ASILAH, Morocco -- A few kilometers south of Tangier, near the port town of Asilah, lies the wide golden beach of Sidi Mghait. It is a peaceful place, overlooked by the simple farmhouse of a peasant family, a luxurious modern villa built by a wealthy European businessman, and a small mosque, the burial place of a Muslim holy man who gave the place its name.
Appearances here are deceptive. The beach and its hinterland are the focus of a 10-year clash over land, rights and cultures that has been chronicled in a documentary, "Hercule Contre Hermès," by Mohamed Ulad, a French film director and producer who was born in Morocco.
The film, 72 minutes long and shot over three years, lingers over the rhythms of a pastoral life: water drawn by hand from the farmhouse well; a field tilled by a wooden donkey plough; fish netted, gutted and grilled over a fire; bread baked in a wood-fired clay oven; tourists playing in the surf or eating in a reed-covered restaurant shack that the family builds and runs every summer on the beach. There is the wedding of the farmer's oldest daughter, and a trip by his oldest son to see a girlfriend in Spain and to visit his married sister in Brussels.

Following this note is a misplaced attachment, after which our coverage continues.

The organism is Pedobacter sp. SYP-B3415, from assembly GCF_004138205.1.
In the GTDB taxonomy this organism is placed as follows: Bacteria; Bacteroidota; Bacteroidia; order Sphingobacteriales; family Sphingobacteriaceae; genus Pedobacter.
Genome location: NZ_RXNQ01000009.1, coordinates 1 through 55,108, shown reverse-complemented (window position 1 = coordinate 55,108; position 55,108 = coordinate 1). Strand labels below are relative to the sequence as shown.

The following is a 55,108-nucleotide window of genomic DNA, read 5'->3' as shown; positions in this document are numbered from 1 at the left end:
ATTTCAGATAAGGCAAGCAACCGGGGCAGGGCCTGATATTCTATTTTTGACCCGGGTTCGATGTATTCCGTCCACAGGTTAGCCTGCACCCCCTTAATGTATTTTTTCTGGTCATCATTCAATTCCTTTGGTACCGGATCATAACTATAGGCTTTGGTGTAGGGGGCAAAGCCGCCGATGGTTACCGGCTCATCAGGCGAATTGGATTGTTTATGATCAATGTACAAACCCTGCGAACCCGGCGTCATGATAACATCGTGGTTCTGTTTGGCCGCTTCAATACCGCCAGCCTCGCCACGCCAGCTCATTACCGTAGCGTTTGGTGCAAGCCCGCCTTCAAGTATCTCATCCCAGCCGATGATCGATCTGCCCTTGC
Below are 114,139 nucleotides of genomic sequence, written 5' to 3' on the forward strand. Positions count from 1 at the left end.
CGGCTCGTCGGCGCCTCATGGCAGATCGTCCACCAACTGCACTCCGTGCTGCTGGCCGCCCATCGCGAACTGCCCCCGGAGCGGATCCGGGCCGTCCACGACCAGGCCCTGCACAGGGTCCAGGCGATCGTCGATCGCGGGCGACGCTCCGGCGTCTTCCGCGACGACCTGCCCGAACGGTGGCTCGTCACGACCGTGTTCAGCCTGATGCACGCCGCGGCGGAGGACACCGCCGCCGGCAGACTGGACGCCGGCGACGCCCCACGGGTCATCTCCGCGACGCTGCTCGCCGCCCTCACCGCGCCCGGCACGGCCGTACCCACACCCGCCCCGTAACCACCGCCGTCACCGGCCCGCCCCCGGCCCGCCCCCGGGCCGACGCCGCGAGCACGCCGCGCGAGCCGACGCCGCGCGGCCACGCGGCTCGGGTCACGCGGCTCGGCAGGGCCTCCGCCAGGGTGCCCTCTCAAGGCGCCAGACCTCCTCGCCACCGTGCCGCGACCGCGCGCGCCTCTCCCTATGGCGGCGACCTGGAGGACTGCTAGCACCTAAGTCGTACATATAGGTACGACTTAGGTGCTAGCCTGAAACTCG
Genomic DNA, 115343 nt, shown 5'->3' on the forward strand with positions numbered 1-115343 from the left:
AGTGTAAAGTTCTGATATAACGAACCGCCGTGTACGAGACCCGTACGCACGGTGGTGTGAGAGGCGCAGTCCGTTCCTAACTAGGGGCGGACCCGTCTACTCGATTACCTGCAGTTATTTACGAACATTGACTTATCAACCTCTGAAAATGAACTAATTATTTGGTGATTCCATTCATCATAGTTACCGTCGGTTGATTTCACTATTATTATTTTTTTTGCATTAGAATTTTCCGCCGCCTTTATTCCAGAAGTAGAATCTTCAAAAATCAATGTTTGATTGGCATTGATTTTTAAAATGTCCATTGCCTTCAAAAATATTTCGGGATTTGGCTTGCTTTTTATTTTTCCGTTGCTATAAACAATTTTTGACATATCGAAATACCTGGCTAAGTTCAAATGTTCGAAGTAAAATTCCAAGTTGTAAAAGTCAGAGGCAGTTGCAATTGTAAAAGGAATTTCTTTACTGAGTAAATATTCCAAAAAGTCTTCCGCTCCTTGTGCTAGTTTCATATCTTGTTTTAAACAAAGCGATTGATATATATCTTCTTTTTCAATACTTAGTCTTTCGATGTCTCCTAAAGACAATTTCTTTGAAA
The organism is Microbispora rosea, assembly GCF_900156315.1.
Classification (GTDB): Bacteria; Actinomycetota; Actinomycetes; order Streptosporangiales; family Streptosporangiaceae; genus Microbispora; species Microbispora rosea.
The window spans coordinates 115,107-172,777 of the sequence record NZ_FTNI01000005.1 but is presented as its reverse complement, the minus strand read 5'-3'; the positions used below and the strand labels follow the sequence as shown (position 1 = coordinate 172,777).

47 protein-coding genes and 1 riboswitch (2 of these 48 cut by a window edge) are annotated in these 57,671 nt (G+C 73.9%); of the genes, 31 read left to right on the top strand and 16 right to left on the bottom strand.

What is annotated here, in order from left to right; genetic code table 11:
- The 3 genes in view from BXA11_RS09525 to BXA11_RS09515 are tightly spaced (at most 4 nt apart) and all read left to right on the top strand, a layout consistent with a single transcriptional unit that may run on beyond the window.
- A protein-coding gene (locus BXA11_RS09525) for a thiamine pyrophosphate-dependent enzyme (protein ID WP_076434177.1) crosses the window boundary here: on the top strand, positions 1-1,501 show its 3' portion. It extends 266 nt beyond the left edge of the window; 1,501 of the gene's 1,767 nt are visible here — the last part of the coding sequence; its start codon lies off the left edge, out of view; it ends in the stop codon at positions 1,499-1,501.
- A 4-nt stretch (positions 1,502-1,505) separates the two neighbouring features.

But the film also shows a way of life under threat from development: Former neighbors gather at the mosque, grumbling that they have been cajoled, pressured or tricked into selling their land; a track to the beach is churned into mud by earth-moving vehicles; beach dunes are bulldozed and rolled flat; the farmer's wife, summoned by the police, must answer a complaint about land access, one of many, filed by her wealthy neighbor; the family's lawyer argues over payment, then refuses further assistance.